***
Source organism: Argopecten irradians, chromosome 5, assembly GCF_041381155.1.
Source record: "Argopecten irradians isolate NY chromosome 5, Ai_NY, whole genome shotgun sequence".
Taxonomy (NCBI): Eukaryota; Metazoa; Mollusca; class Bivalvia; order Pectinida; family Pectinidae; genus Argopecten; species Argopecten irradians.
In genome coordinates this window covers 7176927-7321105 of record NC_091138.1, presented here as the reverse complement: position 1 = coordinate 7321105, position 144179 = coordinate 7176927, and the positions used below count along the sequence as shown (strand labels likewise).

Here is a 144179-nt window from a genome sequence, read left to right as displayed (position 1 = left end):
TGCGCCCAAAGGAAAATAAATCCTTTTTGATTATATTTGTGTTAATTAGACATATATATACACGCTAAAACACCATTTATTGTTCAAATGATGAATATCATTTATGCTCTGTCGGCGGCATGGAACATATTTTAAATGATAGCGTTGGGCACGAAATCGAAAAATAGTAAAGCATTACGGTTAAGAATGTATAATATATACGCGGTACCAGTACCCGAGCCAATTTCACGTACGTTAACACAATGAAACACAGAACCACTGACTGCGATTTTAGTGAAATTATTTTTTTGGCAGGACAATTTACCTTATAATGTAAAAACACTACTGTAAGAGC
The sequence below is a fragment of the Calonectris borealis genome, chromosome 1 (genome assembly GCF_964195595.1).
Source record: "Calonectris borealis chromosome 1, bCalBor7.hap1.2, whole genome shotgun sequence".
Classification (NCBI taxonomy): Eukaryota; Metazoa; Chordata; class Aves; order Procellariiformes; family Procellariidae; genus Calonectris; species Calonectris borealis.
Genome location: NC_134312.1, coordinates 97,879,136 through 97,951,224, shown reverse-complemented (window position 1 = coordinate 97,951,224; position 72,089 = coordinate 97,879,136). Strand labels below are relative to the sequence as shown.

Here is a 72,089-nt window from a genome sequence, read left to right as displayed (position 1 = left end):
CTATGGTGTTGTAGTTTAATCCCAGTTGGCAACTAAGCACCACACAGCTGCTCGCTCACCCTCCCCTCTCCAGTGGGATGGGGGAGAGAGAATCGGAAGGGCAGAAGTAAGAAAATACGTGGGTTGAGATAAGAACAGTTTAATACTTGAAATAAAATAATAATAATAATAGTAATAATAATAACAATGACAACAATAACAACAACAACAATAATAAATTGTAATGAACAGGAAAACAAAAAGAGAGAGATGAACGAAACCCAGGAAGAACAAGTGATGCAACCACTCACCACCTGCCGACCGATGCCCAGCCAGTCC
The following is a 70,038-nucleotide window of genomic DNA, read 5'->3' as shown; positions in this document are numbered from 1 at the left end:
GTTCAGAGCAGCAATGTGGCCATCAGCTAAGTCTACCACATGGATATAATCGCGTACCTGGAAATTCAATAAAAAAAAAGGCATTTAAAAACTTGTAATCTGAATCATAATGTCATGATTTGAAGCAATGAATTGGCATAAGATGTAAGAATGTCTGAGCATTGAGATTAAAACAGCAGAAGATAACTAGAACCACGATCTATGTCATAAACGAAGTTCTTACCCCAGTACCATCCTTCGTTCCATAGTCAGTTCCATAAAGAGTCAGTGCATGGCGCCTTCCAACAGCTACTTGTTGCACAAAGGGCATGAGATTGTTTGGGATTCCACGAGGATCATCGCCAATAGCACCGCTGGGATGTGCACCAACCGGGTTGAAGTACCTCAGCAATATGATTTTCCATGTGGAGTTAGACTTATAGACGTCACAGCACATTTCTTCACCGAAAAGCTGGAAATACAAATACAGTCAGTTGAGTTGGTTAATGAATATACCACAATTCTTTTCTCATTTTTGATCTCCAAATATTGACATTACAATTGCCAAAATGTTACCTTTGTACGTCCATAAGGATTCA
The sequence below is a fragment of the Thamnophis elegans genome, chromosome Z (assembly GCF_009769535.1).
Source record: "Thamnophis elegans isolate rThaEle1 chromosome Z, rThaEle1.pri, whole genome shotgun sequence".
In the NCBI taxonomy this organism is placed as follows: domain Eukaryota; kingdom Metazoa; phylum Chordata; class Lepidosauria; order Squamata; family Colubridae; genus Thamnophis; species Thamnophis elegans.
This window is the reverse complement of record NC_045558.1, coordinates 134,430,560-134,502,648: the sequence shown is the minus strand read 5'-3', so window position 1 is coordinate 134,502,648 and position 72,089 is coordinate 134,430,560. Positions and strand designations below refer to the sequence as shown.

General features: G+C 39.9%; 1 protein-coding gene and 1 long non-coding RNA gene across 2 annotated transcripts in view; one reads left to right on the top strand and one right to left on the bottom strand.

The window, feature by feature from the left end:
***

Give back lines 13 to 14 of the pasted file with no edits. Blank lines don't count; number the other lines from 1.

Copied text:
The following is a 70,038-nucleotide window of genomic DNA, read 5'->3' as shown; positions in this document are numbered from 1 at the left end:
GTTCAGAGCAGCAATGTGGCCATCAGCTAAGTCTACCACATGGATATAATCGCGTACCTGGAAATTCAATAAAAAAAAAGGCATTTAAAAACTTGTAATCTGAATCATAATGTCATGATTTGAAGCAATGAATTGGCATAAGATGTAAGAATGTCTGAGCATTGAGATTAAAACAGCAGAAGATAACTAGAACCACGATCTATGTCATAAACGAAGTTCTTACCCCAGTACCATCCTTCGTTCCATAGTCAGTTCCATAAAGAGTCAGTGCATGGCGCCTTCCAACAGCTACTTGTTGCACAAAGGGCATGAGATTGTTTGGGATTCCACGAGGATCATCGCCAATAGCACCGCTGGGATGTGCACCAACCGGGTTGAAGTACCTCAGCAATATGATTTTCCATGTGGAGTTAGACTTATAGACGTCACAGCACATTTCTTCACCGAAAAGCTGGAAATACAAATACAGTCAGTTGAGTTGGTTAATGAATATACCACAATTCTTTTCTCATTTTTGATCTCCAAATATTGACATTACAATTGCCAAAATGTTACCTTTGTACGTCCATAAGGATTCA